If your goal is to get speaking engagements, then you need to devote your time online to the things that are most likely to do that. And remember the path that people usually take when booking a speaker:

  • Someone’s name is suggested
  • They Google that person
  • They read their information and watch videos
  • Then they contact them

In other words, the vast majority of speaking engagements will be secured because someone mentioned your name, and then they checked you out online.

If you do not have a good website that explains what you speak about, and that has a lot of photos of you speaking, it is unlikely you will be hired.

Thus, your main goal is to create a website that is likely to get you speaking engagements. The best way to do that is to create a high quality one that includes video, and to keep in contact through newsletters with people that have already heard you speak (so as to get referrals).

2. Facebook and Twitter are Really Peripheral to this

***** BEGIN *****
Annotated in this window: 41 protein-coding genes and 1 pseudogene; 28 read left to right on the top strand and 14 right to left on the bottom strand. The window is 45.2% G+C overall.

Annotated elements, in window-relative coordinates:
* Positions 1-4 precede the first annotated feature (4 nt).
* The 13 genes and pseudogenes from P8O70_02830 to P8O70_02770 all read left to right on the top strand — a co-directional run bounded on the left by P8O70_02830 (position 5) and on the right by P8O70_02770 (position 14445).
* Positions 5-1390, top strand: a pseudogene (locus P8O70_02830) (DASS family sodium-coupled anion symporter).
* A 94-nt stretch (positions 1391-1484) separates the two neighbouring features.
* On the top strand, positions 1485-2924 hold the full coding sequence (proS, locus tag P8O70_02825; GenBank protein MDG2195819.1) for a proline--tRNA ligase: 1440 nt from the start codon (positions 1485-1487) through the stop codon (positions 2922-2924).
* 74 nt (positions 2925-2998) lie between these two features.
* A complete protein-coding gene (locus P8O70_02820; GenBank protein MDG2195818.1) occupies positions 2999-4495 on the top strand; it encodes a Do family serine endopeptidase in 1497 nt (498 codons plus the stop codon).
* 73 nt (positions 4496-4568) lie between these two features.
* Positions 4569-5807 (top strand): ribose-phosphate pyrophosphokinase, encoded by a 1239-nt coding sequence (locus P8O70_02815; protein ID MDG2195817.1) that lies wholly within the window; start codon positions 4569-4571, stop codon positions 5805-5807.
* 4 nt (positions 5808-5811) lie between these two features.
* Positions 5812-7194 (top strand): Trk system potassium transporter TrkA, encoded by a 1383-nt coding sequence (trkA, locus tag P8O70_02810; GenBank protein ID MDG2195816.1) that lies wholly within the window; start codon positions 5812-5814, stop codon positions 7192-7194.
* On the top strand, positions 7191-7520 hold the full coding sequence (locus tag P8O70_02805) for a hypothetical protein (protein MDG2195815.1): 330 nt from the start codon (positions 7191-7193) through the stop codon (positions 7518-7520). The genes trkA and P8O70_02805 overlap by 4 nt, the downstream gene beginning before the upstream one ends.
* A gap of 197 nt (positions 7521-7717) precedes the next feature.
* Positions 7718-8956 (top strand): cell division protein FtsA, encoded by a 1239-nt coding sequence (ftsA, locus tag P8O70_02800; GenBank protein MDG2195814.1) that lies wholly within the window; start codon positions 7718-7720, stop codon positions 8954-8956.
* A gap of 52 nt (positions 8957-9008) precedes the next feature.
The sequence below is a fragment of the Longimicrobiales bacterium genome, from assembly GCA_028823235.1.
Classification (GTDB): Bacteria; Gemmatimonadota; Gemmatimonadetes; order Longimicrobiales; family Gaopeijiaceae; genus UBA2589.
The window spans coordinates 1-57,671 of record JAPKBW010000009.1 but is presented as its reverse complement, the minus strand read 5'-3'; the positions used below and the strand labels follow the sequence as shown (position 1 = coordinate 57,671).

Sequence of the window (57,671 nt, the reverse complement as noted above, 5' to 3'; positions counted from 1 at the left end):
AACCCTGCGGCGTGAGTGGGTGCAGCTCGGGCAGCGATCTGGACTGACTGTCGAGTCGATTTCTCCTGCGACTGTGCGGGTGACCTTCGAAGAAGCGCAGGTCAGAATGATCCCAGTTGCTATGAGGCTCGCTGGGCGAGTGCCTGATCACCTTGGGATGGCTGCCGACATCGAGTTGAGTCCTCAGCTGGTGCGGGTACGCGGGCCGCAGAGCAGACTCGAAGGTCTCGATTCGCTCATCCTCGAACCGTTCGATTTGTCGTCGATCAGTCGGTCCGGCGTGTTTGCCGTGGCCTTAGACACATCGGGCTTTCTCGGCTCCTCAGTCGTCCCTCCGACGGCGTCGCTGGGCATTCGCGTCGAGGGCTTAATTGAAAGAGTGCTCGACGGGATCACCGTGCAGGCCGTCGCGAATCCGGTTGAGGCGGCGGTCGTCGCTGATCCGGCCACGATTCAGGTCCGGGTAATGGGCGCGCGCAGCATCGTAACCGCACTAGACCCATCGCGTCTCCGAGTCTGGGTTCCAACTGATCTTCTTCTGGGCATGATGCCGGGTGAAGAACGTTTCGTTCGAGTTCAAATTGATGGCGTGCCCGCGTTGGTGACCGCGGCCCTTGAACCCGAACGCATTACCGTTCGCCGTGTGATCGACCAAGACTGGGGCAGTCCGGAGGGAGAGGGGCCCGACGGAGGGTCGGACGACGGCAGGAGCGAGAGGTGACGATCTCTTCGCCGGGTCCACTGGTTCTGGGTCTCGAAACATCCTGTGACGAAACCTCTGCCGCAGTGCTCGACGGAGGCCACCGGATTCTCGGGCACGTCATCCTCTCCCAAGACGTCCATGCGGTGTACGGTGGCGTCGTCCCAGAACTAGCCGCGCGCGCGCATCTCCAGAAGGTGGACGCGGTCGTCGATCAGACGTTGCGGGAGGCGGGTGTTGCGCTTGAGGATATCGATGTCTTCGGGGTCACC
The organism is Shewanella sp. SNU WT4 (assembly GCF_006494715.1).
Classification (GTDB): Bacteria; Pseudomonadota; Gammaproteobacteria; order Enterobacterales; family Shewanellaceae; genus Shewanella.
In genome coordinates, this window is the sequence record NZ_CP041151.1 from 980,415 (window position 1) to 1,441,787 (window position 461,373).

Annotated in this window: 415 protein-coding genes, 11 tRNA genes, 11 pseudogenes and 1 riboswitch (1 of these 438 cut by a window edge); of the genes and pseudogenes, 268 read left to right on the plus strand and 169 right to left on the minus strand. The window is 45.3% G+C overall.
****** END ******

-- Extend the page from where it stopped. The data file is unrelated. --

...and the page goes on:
Yes, everyone needs to be on Facebook. Not everyone needs to be on Twitter. But when it comes to speaking engagements, if you have a limited amount of time to devote online, the priority really should be in getting your website top-notch and then in keeping in contact with people that you have spoken to through newsletters.

The problem with both Facebook and Twitter is that they are not geographically specific, and when you are looking to get speaking engagements, geography matters, especially when you’re starting out, because few churches have the money to fly someone in. So you want to get well known in a small geographical area. That’s not really Facebook and Twitter’s forte.

Does that mean that you can ignore them? No. But I certainly wouldn’t put so much time into Twitter and getting thousands of followers that I neglected to put up good videos on my website. Honestly, videos come first, along with keeping in touch with those who already know you. Getting to know strangers is helpful, but it’s secondary.

3. When You’re On Twitter and Facebook, Remember the Purpose

If you do want to spend time on Facebook and Twitter, make sure that you do so with an eye to creating your “brand”. If you want to be known as a women’s speaker about deep spiritual issues, don’t dedicate your Twitter feed to how hard it is to housetrain your new puppy. Don’t put lots up on Facebook about your family’s move, or the trouble you’re having with your new kitchen renovation. These things may be interesting to you, but they aren’t to people who don’t know you personally, and they will cause those people to tune you out.